Journal of Laboratory Physicians
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ORIGINAL ARTICLE
Year : 2019  |  Volume : 11  |  Issue : 4  |  Page : 340-345

Recent pattern of antibiotic resistance in Staphylococcus aureus clinical isolates in Eastern India and the emergence of reduced susceptibility to vancomycin


Department of Microbiology, All India Institute of Medical Sciences, Bhubaneswar, Odisha, India

Correspondence Address:
Dr. Srujana Mohanty
Department of Microbiology, All India Institute of Medical Sciences, Bhubaneswar - 751 019, Odisha
India
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Source of Support: None, Conflict of Interest: None


DOI: 10.4103/JLP.JLP_39_19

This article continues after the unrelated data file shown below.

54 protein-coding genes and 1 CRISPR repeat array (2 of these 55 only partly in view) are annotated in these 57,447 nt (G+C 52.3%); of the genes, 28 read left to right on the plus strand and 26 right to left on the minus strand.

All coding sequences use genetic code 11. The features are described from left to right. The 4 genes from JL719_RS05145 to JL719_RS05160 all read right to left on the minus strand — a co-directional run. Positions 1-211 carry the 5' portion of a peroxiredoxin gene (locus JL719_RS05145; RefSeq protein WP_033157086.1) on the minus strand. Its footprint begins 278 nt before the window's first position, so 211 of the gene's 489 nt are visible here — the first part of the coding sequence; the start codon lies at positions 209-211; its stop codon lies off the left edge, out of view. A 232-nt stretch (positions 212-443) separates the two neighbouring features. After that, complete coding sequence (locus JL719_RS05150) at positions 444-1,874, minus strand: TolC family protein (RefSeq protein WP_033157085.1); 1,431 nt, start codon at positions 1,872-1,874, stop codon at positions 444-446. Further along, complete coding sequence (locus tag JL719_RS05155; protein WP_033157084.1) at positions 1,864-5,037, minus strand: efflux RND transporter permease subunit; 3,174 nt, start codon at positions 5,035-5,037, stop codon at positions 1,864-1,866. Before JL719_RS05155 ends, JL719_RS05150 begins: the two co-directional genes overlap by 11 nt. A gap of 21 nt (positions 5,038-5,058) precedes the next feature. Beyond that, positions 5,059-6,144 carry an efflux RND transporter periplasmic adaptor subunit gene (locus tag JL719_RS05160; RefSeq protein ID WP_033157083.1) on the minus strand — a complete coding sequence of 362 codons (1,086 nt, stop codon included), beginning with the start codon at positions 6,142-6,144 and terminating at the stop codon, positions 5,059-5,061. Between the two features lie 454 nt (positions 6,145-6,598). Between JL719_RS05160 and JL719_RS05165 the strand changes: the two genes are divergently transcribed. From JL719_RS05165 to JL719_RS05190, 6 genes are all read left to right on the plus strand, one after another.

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PURPOSE: We aimed to determine the recent pattern of antibiotic resistance and assess the vancomycin susceptibility profile of clinical Staphylococcus aureus in view of emerging reports of vancomycin creep, reduced vancomycin susceptibility (RVS), including heterogeneous vancomycin-intermediate S. aureus (hVISA) and vancomycin-intermediate S. aureus, and vancomycin resistance in S. aureus isolates. MATERIALS AND METHODS: Consecutive, nonduplicate isolates of S. aureus between July 2015 and June 2016 were subjected to antimicrobial susceptibility testing using standard disk diffusion test or Etest as per the Clinical and Laboratory Standards Institute 2015. Detection of hVISA was done by glycopeptide resistance detection Etest according to the manufacturer's instructions in strains with vancomycin minimum inhibitory concentration of 1–2 μg/ml. RESULTS: A total of 284 S. aureus were obtained from pus (175, 61.6%), respiratory tract (31, 10.9%), urine (27, 9.5%), blood (25, 8.8%), body fluids (18, 6.3%), and catheter tips (8, 2.8%). 127 (44.7%) isolates were methicillin resistant, and 158 (55.6%) were multidrug resistant. High resistance was observed to penicillin (81.7%), erythromycin (62.3%), and ciprofloxacin (52.1%), whereas the resistance was low to gentamicin (5.3%), rifampicin (8.1%), and doxycycline (9.5%). Two hundred and fifty-one (88.3%) isolates were fully susceptible to vancomycin, whereas 33 (11.6%) demonstrated RVS. All were uniformly susceptible to linezolid, tigecycline, and daptomycin. CONCLUSIONS: A moderately high percentage of S. aureus isolates demonstrated RVS, which may limit its usefulness in methicillin-resistant isolates and may be associated with increased complications in methicillin-susceptible infections. In view of increasing glycopeptide resistance, the susceptibility status of vancomycin along with other antibiotics among clinical S. aureus isolates should be investigated periodically.


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